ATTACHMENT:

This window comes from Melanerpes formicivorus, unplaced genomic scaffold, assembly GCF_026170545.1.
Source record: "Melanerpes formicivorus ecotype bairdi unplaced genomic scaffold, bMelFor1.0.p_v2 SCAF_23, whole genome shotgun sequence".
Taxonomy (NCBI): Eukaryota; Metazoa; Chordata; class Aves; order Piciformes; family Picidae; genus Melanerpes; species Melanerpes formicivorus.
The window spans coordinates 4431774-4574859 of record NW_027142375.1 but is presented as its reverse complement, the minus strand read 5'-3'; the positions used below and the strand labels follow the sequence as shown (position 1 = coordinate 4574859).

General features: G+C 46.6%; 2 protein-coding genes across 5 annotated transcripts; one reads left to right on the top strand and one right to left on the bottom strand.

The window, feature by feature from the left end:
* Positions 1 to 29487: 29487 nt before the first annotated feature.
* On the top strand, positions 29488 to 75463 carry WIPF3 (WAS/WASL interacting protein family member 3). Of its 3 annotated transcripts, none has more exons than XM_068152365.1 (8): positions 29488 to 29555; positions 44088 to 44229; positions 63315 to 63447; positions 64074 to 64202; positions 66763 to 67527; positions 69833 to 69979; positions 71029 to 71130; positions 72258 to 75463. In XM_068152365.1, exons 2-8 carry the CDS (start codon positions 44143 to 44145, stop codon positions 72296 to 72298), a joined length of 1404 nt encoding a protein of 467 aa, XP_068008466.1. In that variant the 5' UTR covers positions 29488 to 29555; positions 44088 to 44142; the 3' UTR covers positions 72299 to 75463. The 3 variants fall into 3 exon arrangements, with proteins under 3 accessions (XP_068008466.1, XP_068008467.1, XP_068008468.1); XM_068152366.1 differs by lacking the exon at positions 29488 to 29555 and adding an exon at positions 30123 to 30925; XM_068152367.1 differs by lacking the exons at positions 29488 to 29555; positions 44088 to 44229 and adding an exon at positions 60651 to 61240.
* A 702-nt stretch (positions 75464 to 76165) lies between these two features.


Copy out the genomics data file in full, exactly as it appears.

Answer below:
This window comes from Melanerpes formicivorus, unplaced genomic scaffold, assembly GCF_026170545.1.
Source record: "Melanerpes formicivorus ecotype bairdi unplaced genomic scaffold, bMelFor1.0.p_v2 SCAF_23, whole genome shotgun sequence".
Taxonomy (NCBI): Eukaryota; Metazoa; Chordata; class Aves; order Piciformes; family Picidae; genus Melanerpes; species Melanerpes formicivorus.
The window spans coordinates 4431774-4574859 of record NW_027142375.1 but is presented as its reverse complement, the minus strand read 5'-3'; the positions used below and the strand labels follow the sequence as shown (position 1 = coordinate 4574859).

General features: G+C 46.6%; 2 protein-coding genes across 5 annotated transcripts; one reads left to right on the top strand and one right to left on the bottom strand.

The window, feature by feature from the left end:
* Positions 1 to 29487: 29487 nt before the first annotated feature.
* On the top strand, positions 29488 to 75463 carry WIPF3 (WAS/WASL interacting protein family member 3). Of its 3 annotated transcripts, none has more exons than XM_068152365.1 (8): positions 29488 to 29555; positions 44088 to 44229; positions 63315 to 63447; positions 64074 to 64202; positions 66763 to 67527; positions 69833 to 69979; positions 71029 to 71130; positions 72258 to 75463. In XM_068152365.1, exons 2-8 carry the CDS (start codon positions 44143 to 44145, stop codon positions 72296 to 72298), a joined length of 1404 nt encoding a protein of 467 aa, XP_068008466.1. In that variant the 5' UTR covers positions 29488 to 29555; positions 44088 to 44142; the 3' UTR covers positions 72299 to 75463. The 3 variants fall into 3 exon arrangements, with proteins under 3 accessions (XP_068008466.1, XP_068008467.1, XP_068008468.1); XM_068152366.1 differs by lacking the exon at positions 29488 to 29555 and adding an exon at positions 30123 to 30925; XM_068152367.1 differs by lacking the exons at positions 29488 to 29555; positions 44088 to 44229 and adding an exon at positions 60651 to 61240.
* A 702-nt stretch (positions 75464 to 76165) lies between these two features.